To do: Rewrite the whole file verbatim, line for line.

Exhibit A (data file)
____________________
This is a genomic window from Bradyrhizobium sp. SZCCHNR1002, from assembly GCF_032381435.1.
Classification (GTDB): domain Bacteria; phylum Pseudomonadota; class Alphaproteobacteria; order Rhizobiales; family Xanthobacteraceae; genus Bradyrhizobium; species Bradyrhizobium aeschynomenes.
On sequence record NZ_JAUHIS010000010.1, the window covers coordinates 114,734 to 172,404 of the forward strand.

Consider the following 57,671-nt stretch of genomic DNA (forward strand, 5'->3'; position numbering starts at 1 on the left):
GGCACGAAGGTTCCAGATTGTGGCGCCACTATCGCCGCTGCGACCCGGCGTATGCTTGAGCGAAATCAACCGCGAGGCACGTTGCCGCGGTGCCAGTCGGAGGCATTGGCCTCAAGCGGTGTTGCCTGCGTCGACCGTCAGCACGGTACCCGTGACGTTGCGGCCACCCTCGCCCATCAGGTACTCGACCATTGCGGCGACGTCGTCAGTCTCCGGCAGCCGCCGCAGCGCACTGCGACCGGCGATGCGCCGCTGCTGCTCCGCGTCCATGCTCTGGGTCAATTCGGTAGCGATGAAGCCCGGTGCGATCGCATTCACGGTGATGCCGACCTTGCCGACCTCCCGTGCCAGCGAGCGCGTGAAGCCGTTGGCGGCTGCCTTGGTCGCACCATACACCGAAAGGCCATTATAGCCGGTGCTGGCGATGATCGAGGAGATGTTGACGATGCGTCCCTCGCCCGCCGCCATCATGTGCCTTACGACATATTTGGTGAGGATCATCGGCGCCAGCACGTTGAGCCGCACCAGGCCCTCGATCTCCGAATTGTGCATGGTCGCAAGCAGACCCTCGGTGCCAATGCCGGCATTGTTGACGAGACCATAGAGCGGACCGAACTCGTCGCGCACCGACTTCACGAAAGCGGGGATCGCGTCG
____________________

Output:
This is a genomic window from Bradyrhizobium sp. SZCCHNR1002, from assembly GCF_032381435.1.
Classification (GTDB): domain Bacteria; phylum Pseudomonadota; class Alphaproteobacteria; order Rhizobiales; family Xanthobacteraceae; genus Bradyrhizobium; species Bradyrhizobium aeschynomenes.
On sequence record NZ_JAUHIS010000010.1, the window covers coordinates 114,734 to 172,404 of the forward strand.

Consider the following 57,671-nt stretch of genomic DNA (forward strand, 5'->3'; position numbering starts at 1 on the left):
GGCACGAAGGTTCCAGATTGTGGCGCCACTATCGCCGCTGCGACCCGGCGTATGCTTGAGCGAAATCAACCGCGAGGCACGTTGCCGCGGTGCCAGTCGGAGGCATTGGCCTCAAGCGGTGTTGCCTGCGTCGACCGTCAGCACGGTACCCGTGACGTTGCGGCCACCCTCGCCCATCAGGTACTCGACCATTGCGGCGACGTCGTCAGTCTCCGGCAGCCGCCGCAGCGCACTGCGACCGGCGATGCGCCGCTGCTGCTCCGCGTCCATGCTCTGGGTCAATTCGGTAGCGATGAAGCCCGGTGCGATCGCATTCACGGTGATGCCGACCTTGCCGACCTCCCGTGCCAGCGAGCGCGTGAAGCCGTTGGCGGCTGCCTTGGTCGCACCATACACCGAAAGGCCATTATAGCCGGTGCTGGCGATGATCGAGGAGATGTTGACGATGCGTCCCTCGCCCGCCGCCATCATGTGCCTTACGACATATTTGGTGAGGATCATCGGCGCCAGCACGTTGAGCCGCACCAGGCCCTCGATCTCCGAATTGTGCATGGTCGCAAGCAGACCCTCGGTGCCAATGCCGGCATTGTTGACGAGACCATAGAGCGGACCGAACTCGTCGCGCACCGACTTCACGAAAGCGGGGATCGCGTCG